Lower oil prices might not be the boon consumers hope for. That was the expert opinion given between bites of stuffed grape leaves and baklava last night at the Textile Museum opening of the show on traditional crafts of Saudi Arabia.

Donald E. Smiley, Exxon vice president and head of the Washington office, explained, "If oil prices go too low, we'll be back where we were, dependent on foreign countries for energy supplies. We regret that already some of our projects to expand American energy reserves have been put in mothballs because of cheap oil." And E.R. Cattarulla, Esso Middle East vice president, emphasizing the importance of the current oil negotiations--which seem to promise lower oil prices--added, "What happens in the current round of talks in Geneva could change our foreseeable future."

Saudi Arabian Ambassador Faisal Alhegelan and his wife Nuha greeted guests as they stood in front of a wooden camel heavily bedecked with Saudi crafts. "Our country believes that stable oil prices are the best for everyone and we hope to get others to agree in a meeting next month," the ambassador said.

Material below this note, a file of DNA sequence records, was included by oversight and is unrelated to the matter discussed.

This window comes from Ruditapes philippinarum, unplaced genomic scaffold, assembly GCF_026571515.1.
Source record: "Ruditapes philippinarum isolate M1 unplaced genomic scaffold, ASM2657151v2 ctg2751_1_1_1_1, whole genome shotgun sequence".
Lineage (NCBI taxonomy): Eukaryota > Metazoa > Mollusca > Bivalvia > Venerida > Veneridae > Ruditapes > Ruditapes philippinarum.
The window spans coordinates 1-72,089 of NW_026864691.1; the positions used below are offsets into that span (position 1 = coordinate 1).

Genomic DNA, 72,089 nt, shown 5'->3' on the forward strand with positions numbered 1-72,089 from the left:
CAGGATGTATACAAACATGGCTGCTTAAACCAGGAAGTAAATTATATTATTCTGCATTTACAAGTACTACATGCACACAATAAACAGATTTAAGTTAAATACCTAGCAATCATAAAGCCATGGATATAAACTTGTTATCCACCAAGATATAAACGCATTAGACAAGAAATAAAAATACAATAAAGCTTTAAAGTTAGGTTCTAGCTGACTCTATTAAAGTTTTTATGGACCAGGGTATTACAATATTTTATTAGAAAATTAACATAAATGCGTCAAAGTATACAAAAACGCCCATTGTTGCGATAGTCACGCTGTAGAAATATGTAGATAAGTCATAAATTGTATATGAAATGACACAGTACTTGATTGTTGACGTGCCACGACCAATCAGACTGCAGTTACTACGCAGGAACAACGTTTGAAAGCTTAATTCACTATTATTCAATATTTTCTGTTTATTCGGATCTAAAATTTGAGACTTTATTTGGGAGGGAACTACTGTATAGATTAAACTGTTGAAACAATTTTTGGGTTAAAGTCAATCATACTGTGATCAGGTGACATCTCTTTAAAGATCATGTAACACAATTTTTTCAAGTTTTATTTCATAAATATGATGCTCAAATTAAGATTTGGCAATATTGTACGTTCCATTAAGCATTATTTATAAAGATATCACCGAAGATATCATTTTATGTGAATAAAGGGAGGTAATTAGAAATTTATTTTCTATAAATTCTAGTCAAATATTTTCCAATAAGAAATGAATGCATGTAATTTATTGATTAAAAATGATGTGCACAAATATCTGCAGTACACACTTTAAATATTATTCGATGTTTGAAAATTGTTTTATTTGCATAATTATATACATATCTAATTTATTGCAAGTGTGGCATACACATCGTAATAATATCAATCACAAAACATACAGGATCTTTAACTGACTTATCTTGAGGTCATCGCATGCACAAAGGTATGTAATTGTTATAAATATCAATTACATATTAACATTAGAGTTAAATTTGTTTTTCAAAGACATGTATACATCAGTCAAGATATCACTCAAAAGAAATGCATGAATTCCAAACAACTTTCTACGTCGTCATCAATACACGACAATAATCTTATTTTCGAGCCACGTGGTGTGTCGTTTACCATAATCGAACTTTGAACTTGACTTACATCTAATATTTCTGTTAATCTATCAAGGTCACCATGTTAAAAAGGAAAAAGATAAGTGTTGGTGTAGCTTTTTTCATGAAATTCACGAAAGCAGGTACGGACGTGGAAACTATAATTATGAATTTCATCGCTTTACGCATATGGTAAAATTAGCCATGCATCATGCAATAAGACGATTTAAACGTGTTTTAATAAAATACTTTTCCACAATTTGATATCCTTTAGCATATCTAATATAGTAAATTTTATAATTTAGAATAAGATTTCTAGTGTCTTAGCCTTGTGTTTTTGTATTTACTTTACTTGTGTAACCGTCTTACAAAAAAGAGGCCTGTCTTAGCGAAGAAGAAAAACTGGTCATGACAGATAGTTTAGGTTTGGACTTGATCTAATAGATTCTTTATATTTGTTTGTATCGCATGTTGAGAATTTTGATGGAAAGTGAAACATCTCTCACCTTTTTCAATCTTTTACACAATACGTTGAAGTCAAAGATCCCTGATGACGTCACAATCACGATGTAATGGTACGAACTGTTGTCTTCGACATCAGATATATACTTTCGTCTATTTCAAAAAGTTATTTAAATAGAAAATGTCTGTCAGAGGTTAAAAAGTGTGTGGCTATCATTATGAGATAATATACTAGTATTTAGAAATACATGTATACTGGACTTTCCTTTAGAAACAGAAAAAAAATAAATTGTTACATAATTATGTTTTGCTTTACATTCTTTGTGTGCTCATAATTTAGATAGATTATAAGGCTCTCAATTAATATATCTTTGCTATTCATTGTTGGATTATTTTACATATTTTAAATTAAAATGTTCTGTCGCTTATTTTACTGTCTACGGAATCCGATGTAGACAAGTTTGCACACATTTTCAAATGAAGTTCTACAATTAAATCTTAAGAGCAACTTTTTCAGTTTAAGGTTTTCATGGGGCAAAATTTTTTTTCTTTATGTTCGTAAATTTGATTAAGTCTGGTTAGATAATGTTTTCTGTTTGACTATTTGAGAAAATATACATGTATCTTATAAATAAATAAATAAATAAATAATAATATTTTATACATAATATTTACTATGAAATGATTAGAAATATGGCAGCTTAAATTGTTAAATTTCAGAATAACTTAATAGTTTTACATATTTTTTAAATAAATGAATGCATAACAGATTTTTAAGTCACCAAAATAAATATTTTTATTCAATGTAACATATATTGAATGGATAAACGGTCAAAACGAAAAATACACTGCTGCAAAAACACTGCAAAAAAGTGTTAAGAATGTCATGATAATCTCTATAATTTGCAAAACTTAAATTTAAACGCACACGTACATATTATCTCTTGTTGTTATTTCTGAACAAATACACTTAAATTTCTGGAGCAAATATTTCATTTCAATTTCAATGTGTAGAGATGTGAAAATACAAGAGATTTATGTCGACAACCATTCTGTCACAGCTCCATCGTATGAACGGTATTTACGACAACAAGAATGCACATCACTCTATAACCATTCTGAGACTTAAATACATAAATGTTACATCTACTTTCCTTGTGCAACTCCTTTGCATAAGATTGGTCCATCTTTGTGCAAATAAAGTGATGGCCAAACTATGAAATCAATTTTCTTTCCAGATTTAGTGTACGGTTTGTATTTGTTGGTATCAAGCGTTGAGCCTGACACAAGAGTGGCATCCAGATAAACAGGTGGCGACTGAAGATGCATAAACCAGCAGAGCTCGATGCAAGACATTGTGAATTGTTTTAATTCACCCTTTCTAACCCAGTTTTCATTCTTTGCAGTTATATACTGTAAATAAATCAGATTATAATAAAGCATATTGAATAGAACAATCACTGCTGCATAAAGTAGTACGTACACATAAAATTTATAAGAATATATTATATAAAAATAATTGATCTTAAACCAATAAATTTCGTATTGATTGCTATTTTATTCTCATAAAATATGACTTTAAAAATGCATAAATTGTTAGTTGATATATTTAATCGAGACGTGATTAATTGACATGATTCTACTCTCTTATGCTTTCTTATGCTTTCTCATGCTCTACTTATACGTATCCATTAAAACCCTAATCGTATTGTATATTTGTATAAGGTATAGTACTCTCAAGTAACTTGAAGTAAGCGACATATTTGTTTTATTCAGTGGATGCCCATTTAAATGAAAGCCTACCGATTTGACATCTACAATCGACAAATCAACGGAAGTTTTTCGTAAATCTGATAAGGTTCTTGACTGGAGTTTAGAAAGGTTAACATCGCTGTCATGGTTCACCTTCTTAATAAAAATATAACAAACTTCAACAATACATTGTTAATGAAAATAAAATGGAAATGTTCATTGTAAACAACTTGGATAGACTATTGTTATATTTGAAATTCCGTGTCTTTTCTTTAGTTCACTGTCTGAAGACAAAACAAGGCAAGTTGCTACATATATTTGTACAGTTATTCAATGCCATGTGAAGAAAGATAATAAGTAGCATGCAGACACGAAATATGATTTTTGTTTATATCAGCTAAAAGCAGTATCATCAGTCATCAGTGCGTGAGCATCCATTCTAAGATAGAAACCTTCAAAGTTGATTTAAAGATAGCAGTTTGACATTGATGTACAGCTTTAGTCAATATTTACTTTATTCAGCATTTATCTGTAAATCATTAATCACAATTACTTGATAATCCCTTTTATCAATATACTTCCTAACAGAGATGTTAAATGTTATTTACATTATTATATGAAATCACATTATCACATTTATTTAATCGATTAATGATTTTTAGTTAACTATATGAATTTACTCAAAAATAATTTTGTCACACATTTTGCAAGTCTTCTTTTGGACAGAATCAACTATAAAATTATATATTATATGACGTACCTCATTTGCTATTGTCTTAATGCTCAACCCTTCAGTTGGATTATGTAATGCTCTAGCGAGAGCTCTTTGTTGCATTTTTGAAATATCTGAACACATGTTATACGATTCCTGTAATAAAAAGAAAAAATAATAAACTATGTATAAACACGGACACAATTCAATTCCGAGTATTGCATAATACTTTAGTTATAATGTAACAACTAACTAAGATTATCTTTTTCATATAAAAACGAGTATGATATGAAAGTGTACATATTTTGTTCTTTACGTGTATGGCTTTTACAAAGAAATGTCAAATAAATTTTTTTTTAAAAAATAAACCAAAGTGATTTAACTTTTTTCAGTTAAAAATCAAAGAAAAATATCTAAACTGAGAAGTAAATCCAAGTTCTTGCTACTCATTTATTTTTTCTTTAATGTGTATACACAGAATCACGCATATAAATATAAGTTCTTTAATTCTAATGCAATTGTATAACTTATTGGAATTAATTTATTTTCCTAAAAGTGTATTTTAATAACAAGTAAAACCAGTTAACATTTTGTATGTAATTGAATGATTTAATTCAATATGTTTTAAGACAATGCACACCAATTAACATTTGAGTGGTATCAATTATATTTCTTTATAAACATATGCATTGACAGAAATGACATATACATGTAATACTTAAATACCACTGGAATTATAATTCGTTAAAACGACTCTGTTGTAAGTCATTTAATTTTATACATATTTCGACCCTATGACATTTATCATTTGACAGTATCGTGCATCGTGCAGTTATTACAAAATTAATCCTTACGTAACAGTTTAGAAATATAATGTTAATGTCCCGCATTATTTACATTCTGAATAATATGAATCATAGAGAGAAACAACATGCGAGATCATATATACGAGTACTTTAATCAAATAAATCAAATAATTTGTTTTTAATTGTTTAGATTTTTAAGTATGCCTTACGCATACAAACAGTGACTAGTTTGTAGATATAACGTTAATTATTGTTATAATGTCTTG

Former ambassador Dean Brown, now head of the Middle East Institute, said, "It's the children who'll have to pay the price if Khomeini forces the prices of Iranian oil down too far. The shah realized that Iranian oil will run out in another generation; that's why he was so interested in nuclear power.

"The Saudis have good reserves and for the time being they could drop the price down to $3 a barrel. But when they have their new factories finished in a few years, they'll need their oil to produce gas to run their plants."

While the experts pontificated, one observer surveying the crowd, estimated at 2,000 people, said it was like trying to count the grains of sand in the desert. Energy Secretary Donald Hodel was seen frantically looking for the Saudi Ambassador.

Appropriately, there was a tent inside for part of the exhibit, and a tent outside to hold the people. Patricia Fiske, director of the museum, said the guests came from lists compiled by the Saudis, Exxon (which paid $10,000 to cover the show's installation) and the local oil experts. John Topham, a former oil engineer, who collected 80 percent of the exhibit and wrote the accompanying book, said he bought everything between 1977 and 1980. "I don't dare think what I paid for it," he said. Topham will conduct a walk-through of the show, open to the public, Saturday at 10:30 a.m.